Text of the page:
Expert tips for revising A-level and Btec law


Some sage advice before you hit the books

Law revision in your future? We’ve got your back. We spoke to Andy Howells, a former solicitor who now runs the Flipped Law website and is head of law for a large sixth form college, for some expert guidance, along with Daisy Welland, a current law student.

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But first…

Get organised

The hardest part of revision is always, always, getting started. The gutters really need a clean first. You need to catalogue the fluff under the bed. Maybe now’s the time to learn how to bake.

Success means taking the plunge. “If you work hard, smart, and consistently, you can make real progress,” says Andy. “Set aside some slots each week that are dedicated to law revision - not homework.”

Being physically organised helps too, says Daisy. “Make sure that all your work/notes are filed neatly and you can easily get to them. For example, all of contract law in one folder, tort in another.”

Revise like you mean it

It’s better to revise hard and well for 20 minutes than to kid yourself for two hours by staring blankly at your books while building towers with Jammie Dodgers.

“Don’t think that just re-reading your notes or highlighting material counts as revision,” says Andy. “Studies show that this really isn’t effective. If you’re going to put time and effort into revising, you want to know you’re doing it right.”

Build up the facts

What does ‘right’ look like? First of all, avoid trying to put ALL OF THE LAW in your head in one go. It won’t fit. “It’s much better to do one topic at a time and to do it well,” says Andy.

He suggests that knowledge can be built up layer by layer. “One approach is to start by remembering the various sub-topics within a topic - for example, the different actus reus and mens rea elements for murder - and testing yourself on them.”

Once you’re confident with those facts, add a fresh layer - perhaps key cases and principles. Then test yourself, and repeat the whole process for each area you revise.

There are lots of ways to test yourself. Daisy suggests mind maps – but you could equally try flow charts, revision tools like Quizlet or Get Revising, or you could kick it old school with some classic revision cards.

You could even hack bedtime to help things sink in. “Listen to a workshop or a YouTube video on the topic while in bed,” says Daisy.

Put the facts to work

Once you’ve got the facts in place, you need to know what to do with them. “Lots of marks in law exams are awarded for how you apply the law to the facts, or how you evaluate legal rules and processes,” says Andy. “That means you need to practice your exam technique skills.”

How? Practice questions are your ally, according to Andy. Start by doing them with notes, then without notes. “Finally, have a go without notes and in timed conditions.”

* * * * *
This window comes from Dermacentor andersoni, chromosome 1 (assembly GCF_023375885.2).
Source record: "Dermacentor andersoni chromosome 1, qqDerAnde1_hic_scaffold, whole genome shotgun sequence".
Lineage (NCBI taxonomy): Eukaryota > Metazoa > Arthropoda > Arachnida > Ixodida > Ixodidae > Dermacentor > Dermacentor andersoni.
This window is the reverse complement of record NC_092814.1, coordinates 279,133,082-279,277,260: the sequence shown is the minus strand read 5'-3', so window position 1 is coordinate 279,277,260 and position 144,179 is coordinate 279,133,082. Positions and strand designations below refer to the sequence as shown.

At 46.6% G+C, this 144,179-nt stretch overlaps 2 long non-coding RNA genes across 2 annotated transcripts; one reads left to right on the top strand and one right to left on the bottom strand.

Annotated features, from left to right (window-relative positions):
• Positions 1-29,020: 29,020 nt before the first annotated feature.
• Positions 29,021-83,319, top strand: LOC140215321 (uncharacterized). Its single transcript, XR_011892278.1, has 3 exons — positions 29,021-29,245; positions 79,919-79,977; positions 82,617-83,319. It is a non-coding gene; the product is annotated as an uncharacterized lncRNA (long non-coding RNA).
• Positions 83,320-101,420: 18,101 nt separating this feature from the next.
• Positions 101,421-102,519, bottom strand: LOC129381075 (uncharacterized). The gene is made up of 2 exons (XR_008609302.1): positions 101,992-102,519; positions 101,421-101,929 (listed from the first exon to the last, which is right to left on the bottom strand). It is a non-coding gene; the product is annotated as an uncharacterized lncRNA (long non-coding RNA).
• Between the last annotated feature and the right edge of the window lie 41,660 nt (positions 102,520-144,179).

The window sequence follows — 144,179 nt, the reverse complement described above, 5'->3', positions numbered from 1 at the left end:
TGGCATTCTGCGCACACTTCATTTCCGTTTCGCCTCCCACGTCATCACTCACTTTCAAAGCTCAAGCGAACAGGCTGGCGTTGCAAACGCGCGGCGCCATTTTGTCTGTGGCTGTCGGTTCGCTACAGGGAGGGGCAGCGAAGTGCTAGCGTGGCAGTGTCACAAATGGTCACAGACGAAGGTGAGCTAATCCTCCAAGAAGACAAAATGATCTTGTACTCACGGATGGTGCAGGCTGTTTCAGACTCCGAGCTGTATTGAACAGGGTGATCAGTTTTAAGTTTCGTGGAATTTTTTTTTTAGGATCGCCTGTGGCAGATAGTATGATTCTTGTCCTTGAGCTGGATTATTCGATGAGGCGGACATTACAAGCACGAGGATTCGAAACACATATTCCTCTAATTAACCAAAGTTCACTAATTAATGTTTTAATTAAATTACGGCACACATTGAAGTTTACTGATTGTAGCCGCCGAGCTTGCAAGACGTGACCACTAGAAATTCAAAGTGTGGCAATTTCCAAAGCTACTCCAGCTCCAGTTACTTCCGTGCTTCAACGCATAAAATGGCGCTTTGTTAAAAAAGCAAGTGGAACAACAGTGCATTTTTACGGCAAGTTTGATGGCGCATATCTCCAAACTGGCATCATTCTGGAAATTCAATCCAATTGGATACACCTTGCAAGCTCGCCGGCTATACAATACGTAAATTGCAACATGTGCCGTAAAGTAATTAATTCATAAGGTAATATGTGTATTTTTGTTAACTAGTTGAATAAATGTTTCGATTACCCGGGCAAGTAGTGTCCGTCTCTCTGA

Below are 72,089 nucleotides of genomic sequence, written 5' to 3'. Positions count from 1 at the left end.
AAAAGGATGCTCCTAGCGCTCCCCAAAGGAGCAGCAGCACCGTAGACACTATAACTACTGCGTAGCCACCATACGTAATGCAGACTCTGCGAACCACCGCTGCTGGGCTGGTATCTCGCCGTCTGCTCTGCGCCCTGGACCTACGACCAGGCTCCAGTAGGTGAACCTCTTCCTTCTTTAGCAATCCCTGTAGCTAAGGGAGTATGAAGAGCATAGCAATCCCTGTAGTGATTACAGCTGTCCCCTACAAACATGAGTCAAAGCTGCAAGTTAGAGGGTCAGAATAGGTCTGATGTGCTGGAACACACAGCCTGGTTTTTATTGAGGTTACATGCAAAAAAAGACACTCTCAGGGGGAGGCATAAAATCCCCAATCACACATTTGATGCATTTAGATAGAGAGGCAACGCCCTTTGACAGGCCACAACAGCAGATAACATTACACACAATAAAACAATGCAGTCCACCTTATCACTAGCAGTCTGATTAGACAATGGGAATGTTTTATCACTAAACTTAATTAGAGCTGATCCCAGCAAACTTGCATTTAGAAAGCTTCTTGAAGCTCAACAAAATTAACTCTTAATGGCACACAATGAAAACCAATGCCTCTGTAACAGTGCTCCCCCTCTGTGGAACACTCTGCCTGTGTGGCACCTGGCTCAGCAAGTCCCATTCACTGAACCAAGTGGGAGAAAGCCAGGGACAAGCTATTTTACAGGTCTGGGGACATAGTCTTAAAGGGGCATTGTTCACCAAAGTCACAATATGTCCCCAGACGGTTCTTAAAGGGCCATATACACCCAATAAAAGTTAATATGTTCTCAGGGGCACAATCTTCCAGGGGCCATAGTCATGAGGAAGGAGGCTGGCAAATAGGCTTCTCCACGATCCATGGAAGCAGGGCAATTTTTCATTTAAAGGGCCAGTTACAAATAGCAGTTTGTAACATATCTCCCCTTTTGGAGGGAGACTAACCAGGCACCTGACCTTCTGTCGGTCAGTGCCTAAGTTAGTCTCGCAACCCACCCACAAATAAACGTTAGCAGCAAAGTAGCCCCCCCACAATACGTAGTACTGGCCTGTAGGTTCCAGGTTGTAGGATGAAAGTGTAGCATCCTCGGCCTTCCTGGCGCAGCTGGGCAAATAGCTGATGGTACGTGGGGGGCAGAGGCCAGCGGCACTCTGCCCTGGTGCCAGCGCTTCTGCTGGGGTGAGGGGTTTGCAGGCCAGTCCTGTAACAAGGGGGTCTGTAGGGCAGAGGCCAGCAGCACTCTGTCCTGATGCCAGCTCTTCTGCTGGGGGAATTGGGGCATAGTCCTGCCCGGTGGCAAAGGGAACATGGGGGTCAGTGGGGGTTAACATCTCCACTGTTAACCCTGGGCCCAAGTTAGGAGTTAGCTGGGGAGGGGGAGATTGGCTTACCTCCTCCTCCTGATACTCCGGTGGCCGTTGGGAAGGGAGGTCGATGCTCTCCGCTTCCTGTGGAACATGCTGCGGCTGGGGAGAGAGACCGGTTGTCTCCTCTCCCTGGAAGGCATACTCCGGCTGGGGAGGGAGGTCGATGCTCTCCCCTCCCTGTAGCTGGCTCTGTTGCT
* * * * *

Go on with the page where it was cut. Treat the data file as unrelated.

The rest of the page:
Get a little help

‘Help’ might mean re-reading your teacher’s notes on old assessments or running study sessions with your friends, where you talk about a topic or give each other constructive feedback on your work.

“Ask your teacher to take a look for you too,” says Andy. “Make sure you listen to their feedback carefully and act on it.”

You can also look for help closer to home, says Daisy. “Talk to your parents about it, try to teach them something about law. It will help you remember.”

Play by the rules

“The thing to take from each case that you learn is the legal rule it demonstrates, not the facts of the case,” says Andy. “The snail and the bottle of ginger beer in Donoghue v Stevenson are less important than Lord Atkin’s neighbour principle, for example.”

It's also worth embracing your inner statute nerd (you know they’re in there). “If there’s a statute that comes at the end of a lot of case law which you have just learned, it will be just as, or perhaps even more, important to learn this with accuracy,” says Andy.

Look after yourself

Revision can be stressful, but the number one thing you can do to help yourself is get started in plenty of time. “Law is too heavy to leave it till the last minute,” says Daisy.

Andy agrees. “Start with shorter sessions, then slowly build up. The brain is like a muscle – you can train it to concentrate for longer periods over time.”

Then practise self-care along the way – take breaks, eat well, get some exercise – and always ask for help if you’re struggling.

Finally, on the night before the exam, don’t have a ‘cram and cry’ party. “Go to bed at a sensible time,” says Andy. “Stay off screens, avoid last-minute social media/Whatsapp panics, and get some sleep!”

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